The naturalness of the wages system, as compared with equal coöperation, appears when we consider the truth, which so many injudicious “friends of labor” fail to perceive, that hand-work is but one factor in production. Capital and skill are the two other factors, each as indispensable in the joint work as labor itself. Coöperative producers find it impossible, of course, to do without capital, whether this be borrowed or consist only of their own modest savings. They have not made the attempt, though some political economists of the first rank have committed the mistake of attributing it to them, to do without the capitalist. As President F. A. Walker, in company with leading French economists, has shown, the actual effort of cöoperative producers is “to get rid of the entrepreneur, or manager,” whose skill brings capital and labor together under his own direction, in a partnership the result of which is proportional to his business ability. We may simply note, in passing, the very meagre results yet achieved in coöperative production, despite great expenditure of effort: the fact indicates a fundamental weakness in the method.

The democratic element in modern society is undoubtedly gaining in strength with every year, and there is no good reason for lamenting its advance. But it will never do away with the natural aristocracy which has made skill in the conduct of business the endowment or the acquisition of a few. The many must continue to follow, as they have always done, when they did not rush to disaster; and the select minority of Nature’s choosing must continue to lead, if the many are to prosper. Natural selection makes stern havoc with headless coöperative associations in competition with firms directed by captains of industry. The weakness of coöperative production, thus far, has been its gross undervaluation of the manager. The dream of an equality contradicted by the plain facts of human nature has led coöperators to offer petty salaries and restricted powers to their superintendents. But modern industry takes on more and more the character of a civilized warfare in which regiments composed of brigadier-generals are quite out of place. While, then, attempts at coöperation have been numerous the world over, the percentage of failures is very large in consequence of this fundamental mistake of underrating the part that brains have to play in successful production, under the keen competition which is the rule in the last half of the nineteenth century. The wages system, on the contrary, is continually making inroads into the ranks of the small dealers, who are forced to take service with the large firms. Joint-stock companies multiply in every direction, and the number of persons on wages or salaries increases absolutely and proportionally every year.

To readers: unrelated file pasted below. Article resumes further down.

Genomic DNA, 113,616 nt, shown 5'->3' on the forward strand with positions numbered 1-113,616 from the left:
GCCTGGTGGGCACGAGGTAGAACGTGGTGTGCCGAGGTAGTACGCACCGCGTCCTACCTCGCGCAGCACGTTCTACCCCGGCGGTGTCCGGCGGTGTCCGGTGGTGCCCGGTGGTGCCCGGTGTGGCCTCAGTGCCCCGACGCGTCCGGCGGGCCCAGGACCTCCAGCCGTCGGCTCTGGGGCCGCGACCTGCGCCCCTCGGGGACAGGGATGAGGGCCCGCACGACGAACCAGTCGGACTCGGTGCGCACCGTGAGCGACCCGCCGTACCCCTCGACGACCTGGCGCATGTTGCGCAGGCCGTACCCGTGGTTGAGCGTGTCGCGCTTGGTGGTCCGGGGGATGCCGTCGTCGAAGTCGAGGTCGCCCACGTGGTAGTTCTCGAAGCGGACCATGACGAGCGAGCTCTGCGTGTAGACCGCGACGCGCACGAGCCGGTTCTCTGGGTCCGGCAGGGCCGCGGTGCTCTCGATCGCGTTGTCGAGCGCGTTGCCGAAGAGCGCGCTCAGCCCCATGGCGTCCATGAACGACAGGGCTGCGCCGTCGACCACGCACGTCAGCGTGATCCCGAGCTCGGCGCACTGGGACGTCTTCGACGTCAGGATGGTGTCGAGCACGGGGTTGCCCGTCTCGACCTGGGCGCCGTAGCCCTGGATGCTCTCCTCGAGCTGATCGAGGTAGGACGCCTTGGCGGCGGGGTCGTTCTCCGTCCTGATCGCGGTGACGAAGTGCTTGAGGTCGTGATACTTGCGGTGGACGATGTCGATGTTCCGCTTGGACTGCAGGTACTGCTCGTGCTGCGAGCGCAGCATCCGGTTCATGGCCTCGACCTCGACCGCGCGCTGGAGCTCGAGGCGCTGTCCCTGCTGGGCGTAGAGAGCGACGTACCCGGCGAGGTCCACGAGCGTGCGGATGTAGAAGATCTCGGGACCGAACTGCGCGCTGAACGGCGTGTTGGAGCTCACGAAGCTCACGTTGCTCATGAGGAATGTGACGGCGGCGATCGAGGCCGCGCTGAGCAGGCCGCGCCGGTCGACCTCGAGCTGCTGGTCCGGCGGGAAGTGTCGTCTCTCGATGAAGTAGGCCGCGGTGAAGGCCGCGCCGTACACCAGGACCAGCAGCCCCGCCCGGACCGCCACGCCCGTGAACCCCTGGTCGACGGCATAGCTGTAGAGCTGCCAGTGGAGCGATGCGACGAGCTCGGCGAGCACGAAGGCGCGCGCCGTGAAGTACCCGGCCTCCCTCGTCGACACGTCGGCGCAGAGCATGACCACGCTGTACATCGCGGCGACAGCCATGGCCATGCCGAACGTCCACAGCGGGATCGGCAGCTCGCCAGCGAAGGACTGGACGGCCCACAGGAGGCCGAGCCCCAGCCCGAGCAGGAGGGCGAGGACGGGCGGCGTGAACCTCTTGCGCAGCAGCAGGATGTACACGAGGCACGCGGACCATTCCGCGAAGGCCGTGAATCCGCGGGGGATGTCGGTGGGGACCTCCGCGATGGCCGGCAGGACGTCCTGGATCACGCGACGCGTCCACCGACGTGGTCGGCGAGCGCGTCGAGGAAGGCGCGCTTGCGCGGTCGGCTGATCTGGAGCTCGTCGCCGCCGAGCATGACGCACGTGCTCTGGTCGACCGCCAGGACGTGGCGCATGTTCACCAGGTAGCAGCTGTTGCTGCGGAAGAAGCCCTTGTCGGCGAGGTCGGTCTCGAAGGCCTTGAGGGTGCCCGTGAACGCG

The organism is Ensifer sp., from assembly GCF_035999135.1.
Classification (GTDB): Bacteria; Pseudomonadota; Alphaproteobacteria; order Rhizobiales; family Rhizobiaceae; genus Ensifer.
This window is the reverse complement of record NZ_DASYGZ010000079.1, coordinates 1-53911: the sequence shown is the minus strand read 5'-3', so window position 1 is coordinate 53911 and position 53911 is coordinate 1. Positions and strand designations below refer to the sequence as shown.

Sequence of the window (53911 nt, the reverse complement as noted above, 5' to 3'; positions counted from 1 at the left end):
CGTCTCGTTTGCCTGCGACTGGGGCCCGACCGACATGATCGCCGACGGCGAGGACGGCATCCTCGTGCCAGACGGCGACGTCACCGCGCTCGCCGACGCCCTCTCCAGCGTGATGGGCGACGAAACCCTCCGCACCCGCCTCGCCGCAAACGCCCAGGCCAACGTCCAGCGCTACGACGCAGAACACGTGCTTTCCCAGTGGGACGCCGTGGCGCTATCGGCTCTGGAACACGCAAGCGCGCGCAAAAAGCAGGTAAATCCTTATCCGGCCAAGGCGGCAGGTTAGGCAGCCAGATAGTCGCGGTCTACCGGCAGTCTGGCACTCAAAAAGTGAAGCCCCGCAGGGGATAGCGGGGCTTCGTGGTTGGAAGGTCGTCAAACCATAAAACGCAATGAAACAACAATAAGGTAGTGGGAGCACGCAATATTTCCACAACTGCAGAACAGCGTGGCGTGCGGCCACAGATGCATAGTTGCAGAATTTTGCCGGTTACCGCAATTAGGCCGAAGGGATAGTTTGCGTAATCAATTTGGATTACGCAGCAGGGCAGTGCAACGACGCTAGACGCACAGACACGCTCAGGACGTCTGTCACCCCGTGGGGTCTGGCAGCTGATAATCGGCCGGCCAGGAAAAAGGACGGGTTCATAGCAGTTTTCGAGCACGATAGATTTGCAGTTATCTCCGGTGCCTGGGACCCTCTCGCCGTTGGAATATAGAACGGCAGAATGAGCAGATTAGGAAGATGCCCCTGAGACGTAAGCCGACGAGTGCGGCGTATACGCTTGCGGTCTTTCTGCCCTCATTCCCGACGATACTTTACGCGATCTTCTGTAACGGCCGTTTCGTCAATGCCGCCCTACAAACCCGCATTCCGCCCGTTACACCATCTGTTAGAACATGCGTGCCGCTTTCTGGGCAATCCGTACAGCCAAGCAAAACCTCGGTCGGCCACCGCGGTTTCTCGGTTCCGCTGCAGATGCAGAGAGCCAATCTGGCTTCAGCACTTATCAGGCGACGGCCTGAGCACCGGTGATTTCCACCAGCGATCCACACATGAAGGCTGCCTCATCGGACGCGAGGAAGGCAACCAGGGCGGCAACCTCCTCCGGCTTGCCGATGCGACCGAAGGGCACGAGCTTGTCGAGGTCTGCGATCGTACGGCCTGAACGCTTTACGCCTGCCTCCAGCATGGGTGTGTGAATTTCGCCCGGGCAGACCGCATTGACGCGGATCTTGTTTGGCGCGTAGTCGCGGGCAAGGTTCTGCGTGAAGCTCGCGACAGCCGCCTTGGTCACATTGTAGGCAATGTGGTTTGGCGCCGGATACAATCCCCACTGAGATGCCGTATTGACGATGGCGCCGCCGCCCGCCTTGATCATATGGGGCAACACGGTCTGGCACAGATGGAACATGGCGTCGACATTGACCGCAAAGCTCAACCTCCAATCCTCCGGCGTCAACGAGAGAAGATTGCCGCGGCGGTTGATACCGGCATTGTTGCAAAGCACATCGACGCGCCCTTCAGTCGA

It would be difficult, if not impossible, to imagine a feasible system of conducting business, under the actual conditions of the industrial world, more generally applicable, and more in harmony with all the elements involved, than the method which is to-day assailed by many crude thinkers as a relic of feudalism, or even of barbarism. Its general prevalence is a sufficient proof of its logical strength.